Cross-posted at dKos
The front-page story on today's Charlotte Observer contains a disturbing story about two judges here in Charlotte. I've read this twice in print and once online, and I keep coming to the same conclusion--judges in North Carolina should be appointed based on merit, not elected.
Mecklenburg Chief District Judge Lisa Bell has taken $50,000 in contributions since first running for a judgeship in 1998 (she's been chief judge since 2008)--most of them from lawyers. One of her colleagues, Becky Tin, has gotten roughly the same amount since her first campaign in 2002. Lawyers from James, McElroy and Diehl, one of Charlotte's more aggressive firms, have given them each donations totaling over $2,500. Those amounts alone provide ready-made ammo for bias accusations. The problem is that the judges' critics dimply don't hold up under scrutiny.
Tin has been under fire from Lisa Pennington, a child psychologist who lost custody of her two kids back in 2008. Her ex-husband is represented by the Diehl firm.
Pennington lost custody of her sons in Tin's courtroom in a special court called the complex domestic litigation track. Created in 2007, the court was designed for long or complicated divorce and child custody cases.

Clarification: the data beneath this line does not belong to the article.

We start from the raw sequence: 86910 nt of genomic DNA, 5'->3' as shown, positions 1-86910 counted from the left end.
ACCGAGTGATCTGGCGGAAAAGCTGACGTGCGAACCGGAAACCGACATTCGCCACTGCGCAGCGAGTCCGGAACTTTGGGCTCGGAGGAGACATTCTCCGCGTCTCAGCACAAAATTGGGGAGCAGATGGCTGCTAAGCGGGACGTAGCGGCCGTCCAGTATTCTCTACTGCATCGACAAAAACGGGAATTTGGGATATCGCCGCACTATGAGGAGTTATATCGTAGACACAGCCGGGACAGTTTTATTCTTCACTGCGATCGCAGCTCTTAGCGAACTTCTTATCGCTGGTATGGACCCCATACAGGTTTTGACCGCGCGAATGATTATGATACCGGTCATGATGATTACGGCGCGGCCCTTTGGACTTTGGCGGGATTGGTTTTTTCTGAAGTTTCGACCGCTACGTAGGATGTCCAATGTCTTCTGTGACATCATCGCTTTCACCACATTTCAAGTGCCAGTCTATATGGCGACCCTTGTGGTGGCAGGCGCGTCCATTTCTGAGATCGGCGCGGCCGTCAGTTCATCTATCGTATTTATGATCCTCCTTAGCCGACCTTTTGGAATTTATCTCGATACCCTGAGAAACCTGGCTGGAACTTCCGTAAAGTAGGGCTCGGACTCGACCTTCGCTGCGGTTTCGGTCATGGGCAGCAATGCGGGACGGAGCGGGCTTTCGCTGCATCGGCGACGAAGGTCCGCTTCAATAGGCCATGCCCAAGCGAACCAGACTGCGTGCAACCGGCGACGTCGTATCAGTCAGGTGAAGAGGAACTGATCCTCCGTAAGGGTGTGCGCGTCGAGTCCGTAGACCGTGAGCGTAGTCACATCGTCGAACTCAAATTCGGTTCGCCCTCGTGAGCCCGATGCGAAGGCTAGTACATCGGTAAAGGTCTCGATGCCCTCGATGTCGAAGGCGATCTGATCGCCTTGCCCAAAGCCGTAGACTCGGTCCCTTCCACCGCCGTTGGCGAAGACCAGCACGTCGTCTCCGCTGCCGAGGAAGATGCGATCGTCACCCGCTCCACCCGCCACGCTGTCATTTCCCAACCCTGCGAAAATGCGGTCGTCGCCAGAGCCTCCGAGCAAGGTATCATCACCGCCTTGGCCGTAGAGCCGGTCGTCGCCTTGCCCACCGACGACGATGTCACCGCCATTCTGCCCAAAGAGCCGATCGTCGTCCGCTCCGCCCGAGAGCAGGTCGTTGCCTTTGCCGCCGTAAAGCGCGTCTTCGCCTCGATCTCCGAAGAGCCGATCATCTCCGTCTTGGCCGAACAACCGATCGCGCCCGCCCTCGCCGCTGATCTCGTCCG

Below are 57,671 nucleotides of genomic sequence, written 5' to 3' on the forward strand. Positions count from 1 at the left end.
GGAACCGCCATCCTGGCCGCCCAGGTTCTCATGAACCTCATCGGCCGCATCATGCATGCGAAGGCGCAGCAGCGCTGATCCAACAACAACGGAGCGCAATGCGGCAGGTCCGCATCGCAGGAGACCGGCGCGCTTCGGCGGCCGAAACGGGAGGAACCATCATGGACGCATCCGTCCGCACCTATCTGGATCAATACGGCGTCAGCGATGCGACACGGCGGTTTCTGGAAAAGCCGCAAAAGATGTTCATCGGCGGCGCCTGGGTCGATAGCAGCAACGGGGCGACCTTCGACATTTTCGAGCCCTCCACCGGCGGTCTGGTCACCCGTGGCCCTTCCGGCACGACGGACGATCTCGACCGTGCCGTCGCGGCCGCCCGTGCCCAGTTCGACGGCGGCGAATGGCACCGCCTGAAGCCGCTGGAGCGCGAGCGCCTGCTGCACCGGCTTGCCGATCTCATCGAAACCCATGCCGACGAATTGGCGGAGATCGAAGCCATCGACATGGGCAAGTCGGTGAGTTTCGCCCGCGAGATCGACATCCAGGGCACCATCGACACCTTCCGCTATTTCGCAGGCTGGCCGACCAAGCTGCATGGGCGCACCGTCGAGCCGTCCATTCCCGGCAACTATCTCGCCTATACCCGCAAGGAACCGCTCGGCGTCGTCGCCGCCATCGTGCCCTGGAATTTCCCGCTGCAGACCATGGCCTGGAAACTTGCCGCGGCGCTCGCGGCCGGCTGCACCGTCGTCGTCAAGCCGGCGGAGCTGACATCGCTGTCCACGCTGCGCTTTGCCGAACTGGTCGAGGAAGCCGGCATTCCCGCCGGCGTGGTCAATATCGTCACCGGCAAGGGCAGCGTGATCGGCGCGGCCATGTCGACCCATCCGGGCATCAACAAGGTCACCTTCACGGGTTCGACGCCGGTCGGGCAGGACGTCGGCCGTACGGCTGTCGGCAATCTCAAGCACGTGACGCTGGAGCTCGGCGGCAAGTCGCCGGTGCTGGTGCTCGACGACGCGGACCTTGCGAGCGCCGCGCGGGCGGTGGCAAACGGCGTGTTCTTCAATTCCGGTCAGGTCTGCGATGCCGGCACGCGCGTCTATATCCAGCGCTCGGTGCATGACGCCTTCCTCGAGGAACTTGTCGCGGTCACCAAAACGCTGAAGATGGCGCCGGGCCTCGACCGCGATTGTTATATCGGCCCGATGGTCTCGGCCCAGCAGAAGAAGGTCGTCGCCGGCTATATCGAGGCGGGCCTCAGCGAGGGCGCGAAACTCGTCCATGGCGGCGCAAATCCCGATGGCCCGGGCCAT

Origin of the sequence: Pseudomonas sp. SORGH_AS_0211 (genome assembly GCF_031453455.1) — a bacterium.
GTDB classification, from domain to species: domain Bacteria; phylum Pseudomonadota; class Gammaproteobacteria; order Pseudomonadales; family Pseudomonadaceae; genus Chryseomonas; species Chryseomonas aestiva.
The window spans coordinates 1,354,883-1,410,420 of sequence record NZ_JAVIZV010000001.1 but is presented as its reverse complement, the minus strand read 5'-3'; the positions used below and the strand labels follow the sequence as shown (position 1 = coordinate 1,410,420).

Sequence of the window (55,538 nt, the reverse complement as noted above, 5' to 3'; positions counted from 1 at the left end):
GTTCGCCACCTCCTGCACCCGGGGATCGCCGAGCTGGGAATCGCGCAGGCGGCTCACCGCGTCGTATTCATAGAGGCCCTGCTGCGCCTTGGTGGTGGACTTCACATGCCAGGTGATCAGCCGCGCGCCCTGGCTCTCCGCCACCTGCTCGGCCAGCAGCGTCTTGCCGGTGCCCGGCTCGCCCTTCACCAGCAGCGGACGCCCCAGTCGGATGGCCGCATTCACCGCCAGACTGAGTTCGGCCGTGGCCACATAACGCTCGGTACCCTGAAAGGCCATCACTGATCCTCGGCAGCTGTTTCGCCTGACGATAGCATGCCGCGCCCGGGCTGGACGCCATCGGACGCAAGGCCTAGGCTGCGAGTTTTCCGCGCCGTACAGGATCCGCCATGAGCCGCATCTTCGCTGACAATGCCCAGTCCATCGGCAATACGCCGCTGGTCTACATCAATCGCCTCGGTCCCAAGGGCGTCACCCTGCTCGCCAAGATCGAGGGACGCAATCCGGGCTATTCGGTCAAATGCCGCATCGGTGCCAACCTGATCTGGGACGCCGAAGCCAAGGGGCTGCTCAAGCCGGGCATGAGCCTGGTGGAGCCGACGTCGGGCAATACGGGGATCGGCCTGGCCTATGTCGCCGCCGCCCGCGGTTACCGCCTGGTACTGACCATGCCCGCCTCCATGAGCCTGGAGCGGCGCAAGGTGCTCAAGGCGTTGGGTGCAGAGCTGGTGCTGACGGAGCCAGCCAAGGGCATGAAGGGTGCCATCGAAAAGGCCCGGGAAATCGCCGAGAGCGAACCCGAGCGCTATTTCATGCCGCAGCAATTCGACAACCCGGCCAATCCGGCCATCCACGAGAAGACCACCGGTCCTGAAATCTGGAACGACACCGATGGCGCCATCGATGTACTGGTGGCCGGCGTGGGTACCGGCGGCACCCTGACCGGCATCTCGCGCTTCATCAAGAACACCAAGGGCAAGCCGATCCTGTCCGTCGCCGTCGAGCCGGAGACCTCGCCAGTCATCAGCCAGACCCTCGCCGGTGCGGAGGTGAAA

Mecklenburg's regular district court isn't set up to handle lengthy trials, and legal experts say such special-purpose courts are common.
As the only judge assigned to the special court, Tin was bound to draw detractors, some lawyers say, because she presided over some of Mecklenburg's highest-conflict cases.
Pennington claimed that Tin was biased toward the Diehl firm, in part because of the numerous contributions she's gotten from its lawyers. However, according to a separate story, Pennington has no credibility whatsoever. The police found Pennington's allegations were unfounded, and the Department of Social Services actually found that Pennington herself was guilty of neglect. Tin's ruling found that Pennington and her boyfriend had coached her sons to make the allegations--something which, to my mind, is grounds for Pennington herself to be brought up on charges of moral turpitude.
To my mind, we wouldn't even be having this discussion if judges were appointed rather than elected. By definition, the idea of having judges run in elections--even if they're nonpartisan--limits their independence. It also creates the appearance of bias even when no bias exists at all.